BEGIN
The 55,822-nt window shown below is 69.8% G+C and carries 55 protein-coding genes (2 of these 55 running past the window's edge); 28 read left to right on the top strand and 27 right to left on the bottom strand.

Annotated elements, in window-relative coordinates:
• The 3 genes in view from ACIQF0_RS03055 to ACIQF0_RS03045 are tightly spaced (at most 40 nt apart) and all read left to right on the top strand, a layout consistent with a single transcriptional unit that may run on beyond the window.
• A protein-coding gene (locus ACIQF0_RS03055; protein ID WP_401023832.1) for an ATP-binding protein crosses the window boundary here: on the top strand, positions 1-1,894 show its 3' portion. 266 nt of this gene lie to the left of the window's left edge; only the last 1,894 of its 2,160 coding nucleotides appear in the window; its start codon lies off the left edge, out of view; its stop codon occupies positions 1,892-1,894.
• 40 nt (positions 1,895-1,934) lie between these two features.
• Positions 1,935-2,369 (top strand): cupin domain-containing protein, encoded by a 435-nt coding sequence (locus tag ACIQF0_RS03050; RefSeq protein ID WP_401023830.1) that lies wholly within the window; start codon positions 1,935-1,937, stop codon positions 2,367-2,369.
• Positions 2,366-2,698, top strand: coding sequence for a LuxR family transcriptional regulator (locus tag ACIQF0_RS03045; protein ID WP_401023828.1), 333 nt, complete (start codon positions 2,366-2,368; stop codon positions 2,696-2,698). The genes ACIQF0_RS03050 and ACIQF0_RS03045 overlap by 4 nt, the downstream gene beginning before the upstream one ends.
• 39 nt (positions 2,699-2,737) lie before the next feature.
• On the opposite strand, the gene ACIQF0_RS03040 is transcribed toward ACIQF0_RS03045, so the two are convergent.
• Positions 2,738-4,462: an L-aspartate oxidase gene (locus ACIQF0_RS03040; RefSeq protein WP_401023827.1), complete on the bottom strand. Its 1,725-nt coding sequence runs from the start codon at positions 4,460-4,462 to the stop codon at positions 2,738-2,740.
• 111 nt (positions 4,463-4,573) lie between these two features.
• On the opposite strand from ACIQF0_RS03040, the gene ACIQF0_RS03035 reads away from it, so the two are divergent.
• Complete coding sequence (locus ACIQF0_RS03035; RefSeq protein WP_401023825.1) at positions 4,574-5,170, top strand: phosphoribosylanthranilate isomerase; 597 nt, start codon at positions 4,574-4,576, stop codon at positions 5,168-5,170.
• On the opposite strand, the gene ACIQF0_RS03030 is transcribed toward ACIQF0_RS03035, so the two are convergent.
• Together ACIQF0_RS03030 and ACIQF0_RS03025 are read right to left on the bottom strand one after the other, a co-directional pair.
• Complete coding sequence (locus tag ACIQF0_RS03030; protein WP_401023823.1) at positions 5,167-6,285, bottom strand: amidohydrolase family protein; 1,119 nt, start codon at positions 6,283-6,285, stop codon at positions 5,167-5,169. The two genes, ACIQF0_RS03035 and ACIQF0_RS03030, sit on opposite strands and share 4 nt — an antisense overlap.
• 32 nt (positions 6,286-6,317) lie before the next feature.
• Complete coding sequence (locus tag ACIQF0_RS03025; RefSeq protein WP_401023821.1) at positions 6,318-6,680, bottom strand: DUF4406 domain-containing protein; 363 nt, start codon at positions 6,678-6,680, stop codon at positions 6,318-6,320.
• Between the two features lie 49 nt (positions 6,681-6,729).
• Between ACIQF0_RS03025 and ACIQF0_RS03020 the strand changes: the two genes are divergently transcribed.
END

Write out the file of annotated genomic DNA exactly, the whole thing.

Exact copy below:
The 55,822-nt window shown below is 69.8% G+C and carries 55 protein-coding genes (2 of these 55 running past the window's edge); 28 read left to right on the top strand and 27 right to left on the bottom strand.

Annotated elements, in window-relative coordinates:
• The 3 genes in view from ACIQF0_RS03055 to ACIQF0_RS03045 are tightly spaced (at most 40 nt apart) and all read left to right on the top strand, a layout consistent with a single transcriptional unit that may run on beyond the window.
• A protein-coding gene (locus ACIQF0_RS03055; protein ID WP_401023832.1) for an ATP-binding protein crosses the window boundary here: on the top strand, positions 1-1,894 show its 3' portion. 266 nt of this gene lie to the left of the window's left edge; only the last 1,894 of its 2,160 coding nucleotides appear in the window; its start codon lies off the left edge, out of view; its stop codon occupies positions 1,892-1,894.
• 40 nt (positions 1,895-1,934) lie between these two features.
• Positions 1,935-2,369 (top strand): cupin domain-containing protein, encoded by a 435-nt coding sequence (locus tag ACIQF0_RS03050; RefSeq protein ID WP_401023830.1) that lies wholly within the window; start codon positions 1,935-1,937, stop codon positions 2,367-2,369.
• Positions 2,366-2,698, top strand: coding sequence for a LuxR family transcriptional regulator (locus tag ACIQF0_RS03045; protein ID WP_401023828.1), 333 nt, complete (start codon positions 2,366-2,368; stop codon positions 2,696-2,698). The genes ACIQF0_RS03050 and ACIQF0_RS03045 overlap by 4 nt, the downstream gene beginning before the upstream one ends.
• 39 nt (positions 2,699-2,737) lie before the next feature.
• On the opposite strand, the gene ACIQF0_RS03040 is transcribed toward ACIQF0_RS03045, so the two are convergent.
• Positions 2,738-4,462: an L-aspartate oxidase gene (locus ACIQF0_RS03040; RefSeq protein WP_401023827.1), complete on the bottom strand. Its 1,725-nt coding sequence runs from the start codon at positions 4,460-4,462 to the stop codon at positions 2,738-2,740.
• 111 nt (positions 4,463-4,573) lie between these two features.
• On the opposite strand from ACIQF0_RS03040, the gene ACIQF0_RS03035 reads away from it, so the two are divergent.
• Complete coding sequence (locus ACIQF0_RS03035; RefSeq protein WP_401023825.1) at positions 4,574-5,170, top strand: phosphoribosylanthranilate isomerase; 597 nt, start codon at positions 4,574-4,576, stop codon at positions 5,168-5,170.
• On the opposite strand, the gene ACIQF0_RS03030 is transcribed toward ACIQF0_RS03035, so the two are convergent.
• Together ACIQF0_RS03030 and ACIQF0_RS03025 are read right to left on the bottom strand one after the other, a co-directional pair.
• Complete coding sequence (locus tag ACIQF0_RS03030; protein WP_401023823.1) at positions 5,167-6,285, bottom strand: amidohydrolase family protein; 1,119 nt, start codon at positions 6,283-6,285, stop codon at positions 5,167-5,169. The two genes, ACIQF0_RS03035 and ACIQF0_RS03030, sit on opposite strands and share 4 nt — an antisense overlap.
• 32 nt (positions 6,286-6,317) lie before the next feature.
• Complete coding sequence (locus tag ACIQF0_RS03025; RefSeq protein WP_401023821.1) at positions 6,318-6,680, bottom strand: DUF4406 domain-containing protein; 363 nt, start codon at positions 6,678-6,680, stop codon at positions 6,318-6,320.
• Between the two features lie 49 nt (positions 6,681-6,729).
• Between ACIQF0_RS03025 and ACIQF0_RS03020 the strand changes: the two genes are divergently transcribed.